Fact: Almost all of America's income gains since 1980 have gone to the richest 1 percent, who are the supposed job creators.
Question: With that accumulation of capital among supposed job creators, why doesn't the jobless rate fall?
Here's one possible explanation: Much of that capital is now invested in various derivatives (for example, an investment in the right to buy euros at a future date at a specified price; or an investment whose value rises or falls with the price of a commodity, such as oil or soybeans). The total worth of these derivatives may now exceed that of all stocks and bonds in the world.
These derivatives create no tangible products and very few jobs.
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Back to that accumulated capital: Some of what remains after buying derivatives goes into conspicuous consumption. The rest goes into actual productive investments, but despite the rhetoric about "job creators," it produces very few American jobs. That's because this capital usually flows into one of these two investment streams -- offshoring, which creates low-paying jobs in places like Bangladesh, or robosourcing, which introduces robots to replace workers in the U.S. and elsewhere around the world.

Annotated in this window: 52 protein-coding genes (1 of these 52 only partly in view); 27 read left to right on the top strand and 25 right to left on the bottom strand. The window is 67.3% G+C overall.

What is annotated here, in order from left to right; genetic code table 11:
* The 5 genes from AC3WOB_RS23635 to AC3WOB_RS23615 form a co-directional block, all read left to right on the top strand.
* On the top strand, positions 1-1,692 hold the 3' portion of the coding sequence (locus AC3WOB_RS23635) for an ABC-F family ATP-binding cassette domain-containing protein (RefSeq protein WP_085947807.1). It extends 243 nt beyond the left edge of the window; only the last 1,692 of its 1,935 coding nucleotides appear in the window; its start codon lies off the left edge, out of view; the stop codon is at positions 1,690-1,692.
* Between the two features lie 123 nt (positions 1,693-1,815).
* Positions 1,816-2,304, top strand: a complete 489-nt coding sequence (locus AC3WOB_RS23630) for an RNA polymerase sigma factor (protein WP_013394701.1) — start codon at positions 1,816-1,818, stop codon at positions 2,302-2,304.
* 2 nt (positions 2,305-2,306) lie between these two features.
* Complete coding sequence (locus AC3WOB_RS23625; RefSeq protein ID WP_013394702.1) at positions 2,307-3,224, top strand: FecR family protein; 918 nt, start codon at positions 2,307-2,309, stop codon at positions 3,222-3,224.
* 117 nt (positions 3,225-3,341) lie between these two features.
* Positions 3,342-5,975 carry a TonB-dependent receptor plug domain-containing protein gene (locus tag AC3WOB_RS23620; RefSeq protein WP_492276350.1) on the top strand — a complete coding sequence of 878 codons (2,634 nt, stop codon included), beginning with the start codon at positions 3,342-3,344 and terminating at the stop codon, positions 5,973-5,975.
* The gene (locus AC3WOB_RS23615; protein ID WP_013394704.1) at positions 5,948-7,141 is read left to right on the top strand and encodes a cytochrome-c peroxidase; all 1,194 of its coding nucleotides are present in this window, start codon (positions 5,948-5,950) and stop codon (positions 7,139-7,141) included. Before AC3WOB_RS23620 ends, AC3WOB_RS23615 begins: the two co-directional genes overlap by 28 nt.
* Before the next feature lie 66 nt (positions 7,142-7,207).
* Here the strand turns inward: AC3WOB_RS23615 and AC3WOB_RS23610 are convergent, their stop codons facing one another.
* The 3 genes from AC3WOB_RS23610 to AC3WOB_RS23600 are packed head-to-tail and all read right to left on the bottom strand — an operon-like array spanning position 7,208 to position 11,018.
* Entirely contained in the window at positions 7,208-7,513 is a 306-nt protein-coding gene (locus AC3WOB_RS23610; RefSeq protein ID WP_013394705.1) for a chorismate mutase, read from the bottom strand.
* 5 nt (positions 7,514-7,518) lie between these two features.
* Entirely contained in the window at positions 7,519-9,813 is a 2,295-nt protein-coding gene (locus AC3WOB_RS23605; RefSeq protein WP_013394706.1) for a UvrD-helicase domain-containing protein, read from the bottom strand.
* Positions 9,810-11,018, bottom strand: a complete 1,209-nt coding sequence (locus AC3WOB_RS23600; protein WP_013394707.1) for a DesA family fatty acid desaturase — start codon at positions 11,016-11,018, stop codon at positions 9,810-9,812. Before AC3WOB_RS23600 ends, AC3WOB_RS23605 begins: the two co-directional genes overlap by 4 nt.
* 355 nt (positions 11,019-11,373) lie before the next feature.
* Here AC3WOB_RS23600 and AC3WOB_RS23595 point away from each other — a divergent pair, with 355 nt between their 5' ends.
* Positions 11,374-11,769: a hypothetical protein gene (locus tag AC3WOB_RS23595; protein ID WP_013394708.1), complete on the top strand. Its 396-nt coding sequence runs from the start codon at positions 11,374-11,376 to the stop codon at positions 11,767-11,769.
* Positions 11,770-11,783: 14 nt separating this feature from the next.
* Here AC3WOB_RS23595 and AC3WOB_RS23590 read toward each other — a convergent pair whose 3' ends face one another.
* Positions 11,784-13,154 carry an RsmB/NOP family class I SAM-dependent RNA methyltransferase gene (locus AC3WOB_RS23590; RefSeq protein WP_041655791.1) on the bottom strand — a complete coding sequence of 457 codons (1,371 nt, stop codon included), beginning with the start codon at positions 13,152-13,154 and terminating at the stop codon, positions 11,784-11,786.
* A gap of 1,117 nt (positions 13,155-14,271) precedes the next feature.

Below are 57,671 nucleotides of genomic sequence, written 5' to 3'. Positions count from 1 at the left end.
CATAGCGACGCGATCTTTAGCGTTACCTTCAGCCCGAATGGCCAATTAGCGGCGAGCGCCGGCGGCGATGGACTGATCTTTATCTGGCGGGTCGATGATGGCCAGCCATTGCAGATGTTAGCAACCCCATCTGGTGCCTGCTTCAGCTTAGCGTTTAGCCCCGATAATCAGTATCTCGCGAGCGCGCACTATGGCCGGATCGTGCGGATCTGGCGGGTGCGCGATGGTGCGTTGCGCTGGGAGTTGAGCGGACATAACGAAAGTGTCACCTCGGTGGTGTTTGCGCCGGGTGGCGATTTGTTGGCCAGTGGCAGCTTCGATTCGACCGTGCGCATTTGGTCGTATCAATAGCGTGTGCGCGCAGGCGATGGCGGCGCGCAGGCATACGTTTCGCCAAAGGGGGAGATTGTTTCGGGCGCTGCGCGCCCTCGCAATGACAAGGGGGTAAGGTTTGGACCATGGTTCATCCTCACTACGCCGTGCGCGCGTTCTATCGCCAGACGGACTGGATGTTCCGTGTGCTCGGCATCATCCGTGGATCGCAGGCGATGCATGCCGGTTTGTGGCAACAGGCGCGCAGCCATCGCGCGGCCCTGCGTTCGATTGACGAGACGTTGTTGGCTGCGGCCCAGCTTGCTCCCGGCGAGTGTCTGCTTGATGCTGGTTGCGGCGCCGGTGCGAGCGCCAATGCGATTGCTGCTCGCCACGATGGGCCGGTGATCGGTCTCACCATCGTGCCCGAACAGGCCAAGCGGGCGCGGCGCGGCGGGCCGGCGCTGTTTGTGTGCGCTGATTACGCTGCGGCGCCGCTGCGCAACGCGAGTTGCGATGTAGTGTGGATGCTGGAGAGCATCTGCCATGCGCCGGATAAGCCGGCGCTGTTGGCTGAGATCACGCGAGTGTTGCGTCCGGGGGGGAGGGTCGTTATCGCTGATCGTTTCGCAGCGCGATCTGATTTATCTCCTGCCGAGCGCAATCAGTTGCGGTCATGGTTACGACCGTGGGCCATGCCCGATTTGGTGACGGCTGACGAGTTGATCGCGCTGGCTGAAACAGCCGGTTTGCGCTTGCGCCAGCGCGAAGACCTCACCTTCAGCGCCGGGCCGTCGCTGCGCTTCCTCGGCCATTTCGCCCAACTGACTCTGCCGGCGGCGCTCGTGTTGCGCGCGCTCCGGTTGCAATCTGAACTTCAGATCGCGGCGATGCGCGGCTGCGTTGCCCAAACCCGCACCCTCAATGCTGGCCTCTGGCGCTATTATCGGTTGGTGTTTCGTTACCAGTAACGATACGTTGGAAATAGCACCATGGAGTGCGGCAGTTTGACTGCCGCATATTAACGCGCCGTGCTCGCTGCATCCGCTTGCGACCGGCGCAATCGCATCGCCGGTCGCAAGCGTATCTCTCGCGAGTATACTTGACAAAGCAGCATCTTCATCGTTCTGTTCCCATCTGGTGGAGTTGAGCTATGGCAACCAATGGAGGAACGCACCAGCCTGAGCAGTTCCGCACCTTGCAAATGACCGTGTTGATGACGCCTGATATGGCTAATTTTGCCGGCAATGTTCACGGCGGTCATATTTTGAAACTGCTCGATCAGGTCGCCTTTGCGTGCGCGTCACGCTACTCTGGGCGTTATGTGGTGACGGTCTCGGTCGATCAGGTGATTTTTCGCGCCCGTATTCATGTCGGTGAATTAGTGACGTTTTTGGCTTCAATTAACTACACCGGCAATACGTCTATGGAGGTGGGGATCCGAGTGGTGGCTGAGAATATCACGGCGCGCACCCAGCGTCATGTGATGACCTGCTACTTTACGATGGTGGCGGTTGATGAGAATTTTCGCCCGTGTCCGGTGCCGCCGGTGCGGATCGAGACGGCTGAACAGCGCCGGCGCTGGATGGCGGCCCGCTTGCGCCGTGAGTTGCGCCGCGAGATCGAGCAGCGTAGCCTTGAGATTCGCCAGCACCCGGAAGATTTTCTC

The resulting dearth of jobs destroys the lives of millions of people. Too few workers earning decent wages also cripples our consumer-driven economy.
Here's one possible solution: Redistribute some of that increased income at the top by taxing capital gains at the same rate as other income, and use the revenue to stimulate hiring.